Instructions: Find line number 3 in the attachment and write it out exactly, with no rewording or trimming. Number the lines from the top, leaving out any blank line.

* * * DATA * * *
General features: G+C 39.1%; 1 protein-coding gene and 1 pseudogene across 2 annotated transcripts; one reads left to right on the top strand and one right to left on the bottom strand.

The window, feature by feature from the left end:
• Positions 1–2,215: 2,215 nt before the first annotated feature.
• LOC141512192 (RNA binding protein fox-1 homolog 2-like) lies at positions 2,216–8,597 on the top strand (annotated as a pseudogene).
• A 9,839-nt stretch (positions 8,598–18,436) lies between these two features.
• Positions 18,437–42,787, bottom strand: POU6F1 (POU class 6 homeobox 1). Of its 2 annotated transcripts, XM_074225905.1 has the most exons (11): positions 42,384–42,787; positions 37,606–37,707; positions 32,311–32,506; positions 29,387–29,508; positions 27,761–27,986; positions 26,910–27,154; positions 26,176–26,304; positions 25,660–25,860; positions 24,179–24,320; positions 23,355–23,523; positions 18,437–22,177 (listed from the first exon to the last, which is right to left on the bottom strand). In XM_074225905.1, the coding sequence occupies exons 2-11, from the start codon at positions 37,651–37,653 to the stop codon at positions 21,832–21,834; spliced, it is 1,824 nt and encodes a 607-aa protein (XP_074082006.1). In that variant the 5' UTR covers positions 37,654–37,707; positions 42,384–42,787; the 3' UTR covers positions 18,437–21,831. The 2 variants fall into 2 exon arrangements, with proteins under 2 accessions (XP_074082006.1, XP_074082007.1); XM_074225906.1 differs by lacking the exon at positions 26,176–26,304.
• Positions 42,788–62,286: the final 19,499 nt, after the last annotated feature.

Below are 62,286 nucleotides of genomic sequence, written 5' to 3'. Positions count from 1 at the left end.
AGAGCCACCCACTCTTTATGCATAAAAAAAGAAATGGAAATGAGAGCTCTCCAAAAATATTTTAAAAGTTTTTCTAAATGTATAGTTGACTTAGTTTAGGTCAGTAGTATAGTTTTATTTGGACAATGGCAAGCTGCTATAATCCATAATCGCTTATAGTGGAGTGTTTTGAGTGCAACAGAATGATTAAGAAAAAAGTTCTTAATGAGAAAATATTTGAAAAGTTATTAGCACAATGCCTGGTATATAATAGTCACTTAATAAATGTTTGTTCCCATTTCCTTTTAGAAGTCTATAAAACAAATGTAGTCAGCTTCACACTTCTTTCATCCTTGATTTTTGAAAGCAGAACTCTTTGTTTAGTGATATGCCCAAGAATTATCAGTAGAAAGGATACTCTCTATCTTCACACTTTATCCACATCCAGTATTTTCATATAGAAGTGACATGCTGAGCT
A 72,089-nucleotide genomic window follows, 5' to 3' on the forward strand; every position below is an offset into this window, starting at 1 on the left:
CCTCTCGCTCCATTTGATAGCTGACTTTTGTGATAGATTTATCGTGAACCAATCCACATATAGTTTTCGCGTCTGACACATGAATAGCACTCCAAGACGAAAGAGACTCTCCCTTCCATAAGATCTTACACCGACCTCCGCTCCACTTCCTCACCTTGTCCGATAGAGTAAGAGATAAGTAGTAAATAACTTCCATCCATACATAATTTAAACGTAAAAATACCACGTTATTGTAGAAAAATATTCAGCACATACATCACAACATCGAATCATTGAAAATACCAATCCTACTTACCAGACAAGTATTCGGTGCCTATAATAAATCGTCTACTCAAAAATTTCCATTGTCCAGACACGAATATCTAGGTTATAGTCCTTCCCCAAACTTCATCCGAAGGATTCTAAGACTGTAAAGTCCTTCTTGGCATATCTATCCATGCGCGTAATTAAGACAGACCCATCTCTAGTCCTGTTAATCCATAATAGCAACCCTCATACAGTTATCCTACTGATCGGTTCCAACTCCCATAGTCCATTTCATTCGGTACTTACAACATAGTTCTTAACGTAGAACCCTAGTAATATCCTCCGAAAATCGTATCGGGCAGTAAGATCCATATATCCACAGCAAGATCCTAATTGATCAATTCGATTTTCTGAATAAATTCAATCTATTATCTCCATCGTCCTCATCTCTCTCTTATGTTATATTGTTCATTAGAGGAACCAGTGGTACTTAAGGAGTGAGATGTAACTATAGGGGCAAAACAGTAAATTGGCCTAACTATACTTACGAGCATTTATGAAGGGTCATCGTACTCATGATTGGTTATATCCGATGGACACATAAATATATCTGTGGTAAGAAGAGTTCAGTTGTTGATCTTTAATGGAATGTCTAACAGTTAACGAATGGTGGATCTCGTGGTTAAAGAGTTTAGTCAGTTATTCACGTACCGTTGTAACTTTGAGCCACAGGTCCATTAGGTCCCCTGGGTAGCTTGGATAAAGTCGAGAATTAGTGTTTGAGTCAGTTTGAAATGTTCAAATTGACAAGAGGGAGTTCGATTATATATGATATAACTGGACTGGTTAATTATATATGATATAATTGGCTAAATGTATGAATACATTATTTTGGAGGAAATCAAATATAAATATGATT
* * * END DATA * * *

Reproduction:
• Positions 1–2,215: 2,215 nt before the first annotated feature.